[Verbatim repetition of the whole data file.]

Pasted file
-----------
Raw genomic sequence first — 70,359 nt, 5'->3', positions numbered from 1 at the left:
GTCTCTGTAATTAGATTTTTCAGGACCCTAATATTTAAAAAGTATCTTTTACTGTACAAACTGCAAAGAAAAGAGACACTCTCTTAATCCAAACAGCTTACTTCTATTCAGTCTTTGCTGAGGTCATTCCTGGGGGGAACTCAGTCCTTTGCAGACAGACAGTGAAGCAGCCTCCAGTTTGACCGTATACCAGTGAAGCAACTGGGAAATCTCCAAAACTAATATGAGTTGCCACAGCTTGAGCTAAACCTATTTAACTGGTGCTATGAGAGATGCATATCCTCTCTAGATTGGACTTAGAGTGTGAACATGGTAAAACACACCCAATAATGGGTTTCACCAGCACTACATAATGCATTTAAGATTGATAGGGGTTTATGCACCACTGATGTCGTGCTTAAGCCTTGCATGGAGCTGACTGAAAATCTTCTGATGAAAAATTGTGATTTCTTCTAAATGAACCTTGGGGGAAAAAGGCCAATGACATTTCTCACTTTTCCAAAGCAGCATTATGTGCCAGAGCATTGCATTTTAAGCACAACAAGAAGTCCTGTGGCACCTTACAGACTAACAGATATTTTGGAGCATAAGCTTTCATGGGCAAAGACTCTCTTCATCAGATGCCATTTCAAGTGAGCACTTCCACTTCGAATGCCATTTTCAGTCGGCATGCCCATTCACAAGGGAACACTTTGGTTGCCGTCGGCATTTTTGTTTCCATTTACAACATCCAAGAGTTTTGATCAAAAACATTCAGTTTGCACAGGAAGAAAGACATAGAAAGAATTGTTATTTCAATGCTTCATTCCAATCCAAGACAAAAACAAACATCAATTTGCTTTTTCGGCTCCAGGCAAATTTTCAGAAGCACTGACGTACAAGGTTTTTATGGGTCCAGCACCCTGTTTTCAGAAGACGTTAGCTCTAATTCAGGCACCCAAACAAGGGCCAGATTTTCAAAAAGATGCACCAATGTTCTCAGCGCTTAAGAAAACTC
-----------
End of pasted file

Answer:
Raw genomic sequence first — 70,359 nt, 5'->3', positions numbered from 1 at the left:
GTCTCTGTAATTAGATTTTTCAGGACCCTAATATTTAAAAAGTATCTTTTACTGTACAAACTGCAAAGAAAAGAGACACTCTCTTAATCCAAACAGCTTACTTCTATTCAGTCTTTGCTGAGGTCATTCCTGGGGGGAACTCAGTCCTTTGCAGACAGACAGTGAAGCAGCCTCCAGTTTGACCGTATACCAGTGAAGCAACTGGGAAATCTCCAAAACTAATATGAGTTGCCACAGCTTGAGCTAAACCTATTTAACTGGTGCTATGAGAGATGCATATCCTCTCTAGATTGGACTTAGAGTGTGAACATGGTAAAACACACCCAATAATGGGTTTCACCAGCACTACATAATGCATTTAAGATTGATAGGGGTTTATGCACCACTGATGTCGTGCTTAAGCCTTGCATGGAGCTGACTGAAAATCTTCTGATGAAAAATTGTGATTTCTTCTAAATGAACCTTGGGGGAAAAAGGCCAATGACATTTCTCACTTTTCCAAAGCAGCATTATGTGCCAGAGCATTGCATTTTAAGCACAACAAGAAGTCCTGTGGCACCTTACAGACTAACAGATATTTTGGAGCATAAGCTTTCATGGGCAAAGACTCTCTTCATCAGATGCCATTTCAAGTGAGCACTTCCACTTCGAATGCCATTTTCAGTCGGCATGCCCATTCACAAGGGAACACTTTGGTTGCCGTCGGCATTTTTGTTTCCATTTACAACATCCAAGAGTTTTGATCAAAAACATTCAGTTTGCACAGGAAGAAAGACATAGAAAGAATTGTTATTTCAATGCTTCATTCCAATCCAAGACAAAAACAAACATCAATTTGCTTTTTCGGCTCCAGGCAAATTTTCAGAAGCACTGACGTACAAGGTTTTTATGGGTCCAGCACCCTGTTTTCAGAAGACGTTAGCTCTAATTCAGGCACCCAAACAAGGGCCAGATTTTCAAAAAGATGCACCAATGTTCTCAGCGCTTAAGAAAACTC